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Katrina, ten years after

Hurricane Katrina made landfall ten years ago this weekend. The Chron looks at the role Houston played in the aftermath, and the changes that resulted.

Before and after Katrina’s Aug. 29 landfall as a strong Category 3 storm, more than 1 million people fled Louisiana and coastal Mississippi. As many as 250,000 landed in Houston – more than 27,000 of the most traumatized arriving at the Astrodome and other Houston shelters in a 500-bus caravan from the drowned Big Easy. By October 2005, approximately 100,000 evacuees temporarily had made Houston their home.

Today, perhaps heeding the oft-tendered advice of Katrina-era Mayor Bill White to “look forward, not backward,” as many as 40,000, by some estimates, permanently have settled in the Houston metro area.

“We no longer think of them as evacuees,” said Mayor Annise Parker. “They are Houstonians in every sense of the word and we are happy to have them.”

In the excruciating days after Katrina’s onslaught, Houston responded with open arms. As many 60,000 residents volunteered to help. From a downtown command center, White, assisted by then-Harris County Judge Robert Eckels and business, civic and faith leaders, oversaw a multi-million dollar campaign to house, feed, train and provide health care for the newcomers.

“Houston,” said White, “showed how to combine competence and compassion, and that was done at a time when public officials at the federal and other levels fumbled the ball.”

For his leadership, White later received the John F. Kennedy Presidential Library and Museum’s Profile in Courage Award.

But throughout the city there were largely unremarked instances of kindness.

Within weeks of arriving in Houston, the Rev. Gary Mack, a pastor at New Orleans’ Franklin Avenue Baptist Church, was contacted by Houston First Baptist Church with an offer of assistance. Mack was offered use of a chapel to preach to his displaced congregation and a salary. Food and furniture were collected for church members in need.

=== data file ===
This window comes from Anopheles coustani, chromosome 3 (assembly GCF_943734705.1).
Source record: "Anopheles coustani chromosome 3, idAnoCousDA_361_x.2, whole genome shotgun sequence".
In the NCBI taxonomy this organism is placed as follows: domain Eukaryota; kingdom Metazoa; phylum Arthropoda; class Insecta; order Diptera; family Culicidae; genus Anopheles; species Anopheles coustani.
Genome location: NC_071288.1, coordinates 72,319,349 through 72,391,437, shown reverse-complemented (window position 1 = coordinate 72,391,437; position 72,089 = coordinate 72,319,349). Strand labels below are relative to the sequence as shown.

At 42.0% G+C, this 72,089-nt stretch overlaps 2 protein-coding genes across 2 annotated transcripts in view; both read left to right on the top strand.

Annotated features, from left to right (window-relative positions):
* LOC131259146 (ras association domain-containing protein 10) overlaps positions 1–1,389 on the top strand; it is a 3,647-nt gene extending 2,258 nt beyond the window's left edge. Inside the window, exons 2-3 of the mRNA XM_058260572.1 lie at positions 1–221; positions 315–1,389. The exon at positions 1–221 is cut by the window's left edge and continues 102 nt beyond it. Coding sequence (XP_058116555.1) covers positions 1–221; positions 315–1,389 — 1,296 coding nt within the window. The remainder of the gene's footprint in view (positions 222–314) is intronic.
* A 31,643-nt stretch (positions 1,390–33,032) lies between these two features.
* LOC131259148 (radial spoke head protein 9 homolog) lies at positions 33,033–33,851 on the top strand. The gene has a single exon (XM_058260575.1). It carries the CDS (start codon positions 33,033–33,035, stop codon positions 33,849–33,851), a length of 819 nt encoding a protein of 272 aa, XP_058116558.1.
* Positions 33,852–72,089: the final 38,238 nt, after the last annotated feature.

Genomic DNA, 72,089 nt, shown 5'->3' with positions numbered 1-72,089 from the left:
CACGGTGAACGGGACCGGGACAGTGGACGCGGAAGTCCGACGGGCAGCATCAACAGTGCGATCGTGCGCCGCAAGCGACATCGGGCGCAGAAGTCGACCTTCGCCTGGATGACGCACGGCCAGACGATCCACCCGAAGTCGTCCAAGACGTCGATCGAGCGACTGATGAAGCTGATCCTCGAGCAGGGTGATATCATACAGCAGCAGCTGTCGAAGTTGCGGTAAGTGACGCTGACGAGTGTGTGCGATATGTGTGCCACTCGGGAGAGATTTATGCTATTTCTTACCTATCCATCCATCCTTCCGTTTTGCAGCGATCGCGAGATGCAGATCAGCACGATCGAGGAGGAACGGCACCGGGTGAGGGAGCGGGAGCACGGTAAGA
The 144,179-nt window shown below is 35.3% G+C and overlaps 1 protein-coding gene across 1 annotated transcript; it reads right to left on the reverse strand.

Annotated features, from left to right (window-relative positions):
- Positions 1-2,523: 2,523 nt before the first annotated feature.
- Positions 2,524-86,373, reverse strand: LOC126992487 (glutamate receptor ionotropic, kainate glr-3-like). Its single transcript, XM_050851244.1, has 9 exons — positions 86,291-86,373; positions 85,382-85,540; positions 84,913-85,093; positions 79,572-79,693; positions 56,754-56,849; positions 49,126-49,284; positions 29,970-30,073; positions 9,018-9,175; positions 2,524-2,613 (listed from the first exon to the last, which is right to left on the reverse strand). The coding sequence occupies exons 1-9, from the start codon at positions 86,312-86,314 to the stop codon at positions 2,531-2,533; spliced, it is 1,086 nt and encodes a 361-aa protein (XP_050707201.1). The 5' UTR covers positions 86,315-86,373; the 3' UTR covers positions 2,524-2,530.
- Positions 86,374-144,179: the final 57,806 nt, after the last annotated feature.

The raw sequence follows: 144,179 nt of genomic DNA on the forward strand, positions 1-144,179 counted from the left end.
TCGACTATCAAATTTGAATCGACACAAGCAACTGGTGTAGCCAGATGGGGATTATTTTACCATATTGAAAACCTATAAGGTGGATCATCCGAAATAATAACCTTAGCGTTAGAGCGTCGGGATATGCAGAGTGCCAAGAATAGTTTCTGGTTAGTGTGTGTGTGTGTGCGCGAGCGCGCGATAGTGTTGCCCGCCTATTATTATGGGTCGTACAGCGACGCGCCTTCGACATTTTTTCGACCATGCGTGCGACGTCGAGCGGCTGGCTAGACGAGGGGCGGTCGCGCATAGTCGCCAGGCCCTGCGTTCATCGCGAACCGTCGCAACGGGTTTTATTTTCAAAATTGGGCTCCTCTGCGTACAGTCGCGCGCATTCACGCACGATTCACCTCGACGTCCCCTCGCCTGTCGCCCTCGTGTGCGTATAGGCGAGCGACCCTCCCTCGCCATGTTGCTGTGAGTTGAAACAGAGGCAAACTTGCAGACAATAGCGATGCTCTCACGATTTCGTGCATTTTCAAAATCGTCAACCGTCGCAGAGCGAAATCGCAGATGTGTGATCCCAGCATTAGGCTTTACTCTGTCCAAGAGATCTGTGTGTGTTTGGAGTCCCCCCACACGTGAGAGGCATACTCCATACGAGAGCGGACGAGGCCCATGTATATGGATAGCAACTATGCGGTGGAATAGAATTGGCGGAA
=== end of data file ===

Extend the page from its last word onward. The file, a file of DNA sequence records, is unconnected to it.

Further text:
“Coming from New Orleans, we had pretty much been living in our own communities,” Mack said. “Seldom have African-American churches and Caucasian churches gotten together in this way. Katrina tore down those walls. It was a totally new perspective of worship and God’s goodness.”

Still, for thousands of the displaced, overcoming Katrina’s hardship was daunting.

The storm flooded 80 percent of New Orleans, killed more than 1,800 people in five states and caused more than $135 billion in damage. Federal and private insurance companies paid more than $57 billion in claims, and the Federal Emergency Management Agency pumped more than $131 billion into stricken states for public works and other recovery efforts.

By July 2006, New Orleans’ 2000 population had dropped by more than half. And while the city’s population has rebounded to 80 percent of its pre-storm total, vast tracts of low-lying inner city neighborhoods remain derelict and virtually unpeopled.

Full coverage from the Chron is here. I don’t have any wisdom to offer here. I’ve been spending the week reading what other folks have been saying about this disaster that was as much political as it was natural. See Jamelle Bouie and this three part series from D.R. Tucker for some of the stronger examples. I also recommend this Urban Edge story debunking the myth that there was a crime wave in Houston following the arrival of Katrina evacuees. I fear we still haven’t learned what this tragedy should have taught us. Texas Leftist, Vice, and TPM have more.

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